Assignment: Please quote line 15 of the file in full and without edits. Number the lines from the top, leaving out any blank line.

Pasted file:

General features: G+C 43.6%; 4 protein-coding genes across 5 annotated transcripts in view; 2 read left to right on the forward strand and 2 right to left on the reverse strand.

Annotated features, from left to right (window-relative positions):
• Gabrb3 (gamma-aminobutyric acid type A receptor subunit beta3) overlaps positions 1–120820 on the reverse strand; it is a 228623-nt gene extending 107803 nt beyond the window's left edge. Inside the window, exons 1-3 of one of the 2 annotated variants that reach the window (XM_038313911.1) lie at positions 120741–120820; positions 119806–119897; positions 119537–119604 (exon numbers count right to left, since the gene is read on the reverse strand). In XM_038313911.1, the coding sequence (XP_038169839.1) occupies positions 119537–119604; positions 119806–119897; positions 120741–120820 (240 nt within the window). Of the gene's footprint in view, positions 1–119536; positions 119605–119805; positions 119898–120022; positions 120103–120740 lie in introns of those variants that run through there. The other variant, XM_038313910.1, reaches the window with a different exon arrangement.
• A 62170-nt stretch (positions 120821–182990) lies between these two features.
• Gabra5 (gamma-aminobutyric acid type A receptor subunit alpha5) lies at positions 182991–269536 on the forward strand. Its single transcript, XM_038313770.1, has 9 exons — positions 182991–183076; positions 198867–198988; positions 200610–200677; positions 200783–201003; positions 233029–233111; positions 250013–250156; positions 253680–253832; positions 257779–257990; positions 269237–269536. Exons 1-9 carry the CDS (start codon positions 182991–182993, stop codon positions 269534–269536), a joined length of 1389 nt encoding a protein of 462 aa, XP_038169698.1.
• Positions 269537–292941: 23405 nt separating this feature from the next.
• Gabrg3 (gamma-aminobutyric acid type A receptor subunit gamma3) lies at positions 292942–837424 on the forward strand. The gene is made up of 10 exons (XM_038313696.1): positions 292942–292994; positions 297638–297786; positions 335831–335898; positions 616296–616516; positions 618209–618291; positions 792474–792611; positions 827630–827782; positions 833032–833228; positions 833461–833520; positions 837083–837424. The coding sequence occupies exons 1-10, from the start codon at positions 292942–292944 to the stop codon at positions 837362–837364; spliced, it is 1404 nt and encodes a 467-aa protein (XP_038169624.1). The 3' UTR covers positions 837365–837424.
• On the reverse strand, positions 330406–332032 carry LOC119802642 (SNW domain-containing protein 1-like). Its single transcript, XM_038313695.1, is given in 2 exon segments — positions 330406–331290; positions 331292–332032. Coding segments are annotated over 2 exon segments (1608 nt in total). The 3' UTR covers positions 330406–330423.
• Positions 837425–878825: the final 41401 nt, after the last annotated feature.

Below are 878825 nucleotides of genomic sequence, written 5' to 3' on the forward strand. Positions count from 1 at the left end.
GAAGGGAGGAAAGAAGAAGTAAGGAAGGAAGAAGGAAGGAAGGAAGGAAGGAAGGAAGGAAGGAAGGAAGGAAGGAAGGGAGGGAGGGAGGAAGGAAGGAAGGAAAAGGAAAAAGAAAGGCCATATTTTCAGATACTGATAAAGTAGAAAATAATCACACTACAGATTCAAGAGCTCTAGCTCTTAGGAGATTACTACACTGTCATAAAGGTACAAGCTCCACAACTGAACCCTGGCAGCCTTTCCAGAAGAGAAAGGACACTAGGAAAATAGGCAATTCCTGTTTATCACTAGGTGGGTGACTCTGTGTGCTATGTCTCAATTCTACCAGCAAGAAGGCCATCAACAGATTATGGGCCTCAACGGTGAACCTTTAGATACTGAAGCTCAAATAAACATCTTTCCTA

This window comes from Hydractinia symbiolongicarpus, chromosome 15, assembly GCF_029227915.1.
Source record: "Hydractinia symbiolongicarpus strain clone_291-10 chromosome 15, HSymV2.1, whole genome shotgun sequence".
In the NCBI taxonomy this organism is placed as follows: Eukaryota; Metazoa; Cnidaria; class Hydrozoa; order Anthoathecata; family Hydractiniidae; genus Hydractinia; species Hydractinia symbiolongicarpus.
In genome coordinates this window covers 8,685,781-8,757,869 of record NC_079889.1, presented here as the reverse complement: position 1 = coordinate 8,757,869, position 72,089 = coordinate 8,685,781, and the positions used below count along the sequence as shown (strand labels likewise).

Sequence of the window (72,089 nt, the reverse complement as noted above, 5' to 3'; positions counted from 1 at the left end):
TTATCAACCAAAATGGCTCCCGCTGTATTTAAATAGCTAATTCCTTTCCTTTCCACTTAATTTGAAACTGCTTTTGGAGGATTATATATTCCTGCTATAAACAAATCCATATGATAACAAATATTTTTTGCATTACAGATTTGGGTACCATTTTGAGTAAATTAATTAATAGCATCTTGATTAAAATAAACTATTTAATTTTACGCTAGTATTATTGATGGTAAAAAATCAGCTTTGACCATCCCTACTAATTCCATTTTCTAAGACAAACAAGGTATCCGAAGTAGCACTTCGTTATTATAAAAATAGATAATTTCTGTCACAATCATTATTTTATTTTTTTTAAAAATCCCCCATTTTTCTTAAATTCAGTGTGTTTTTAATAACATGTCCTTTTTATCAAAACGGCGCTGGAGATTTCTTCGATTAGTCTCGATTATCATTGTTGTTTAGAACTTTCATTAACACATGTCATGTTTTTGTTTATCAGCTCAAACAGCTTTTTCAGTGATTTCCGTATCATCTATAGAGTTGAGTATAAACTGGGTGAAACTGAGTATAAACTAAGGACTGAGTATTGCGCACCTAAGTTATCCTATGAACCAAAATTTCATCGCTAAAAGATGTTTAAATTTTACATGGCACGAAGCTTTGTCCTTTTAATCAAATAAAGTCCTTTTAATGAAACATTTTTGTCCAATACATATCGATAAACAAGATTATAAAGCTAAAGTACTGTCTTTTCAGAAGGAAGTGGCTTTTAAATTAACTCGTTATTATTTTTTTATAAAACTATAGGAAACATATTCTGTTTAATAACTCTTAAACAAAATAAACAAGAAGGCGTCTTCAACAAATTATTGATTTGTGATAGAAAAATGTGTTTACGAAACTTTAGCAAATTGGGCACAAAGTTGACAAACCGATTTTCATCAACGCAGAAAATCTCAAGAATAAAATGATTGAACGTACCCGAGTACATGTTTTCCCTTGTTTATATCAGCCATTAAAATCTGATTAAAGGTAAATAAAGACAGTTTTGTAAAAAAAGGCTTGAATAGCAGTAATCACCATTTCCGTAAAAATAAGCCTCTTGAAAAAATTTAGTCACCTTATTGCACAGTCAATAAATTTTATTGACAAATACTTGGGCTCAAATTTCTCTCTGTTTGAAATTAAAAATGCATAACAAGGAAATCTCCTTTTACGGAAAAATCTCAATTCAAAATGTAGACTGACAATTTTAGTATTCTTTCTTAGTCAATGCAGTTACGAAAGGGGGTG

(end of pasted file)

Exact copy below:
In genome coordinates this window covers 8,685,781-8,757,869 of record NC_079889.1, presented here as the reverse complement: position 1 = coordinate 8,757,869, position 72,089 = coordinate 8,685,781, and the positions used below count along the sequence as shown (strand labels likewise).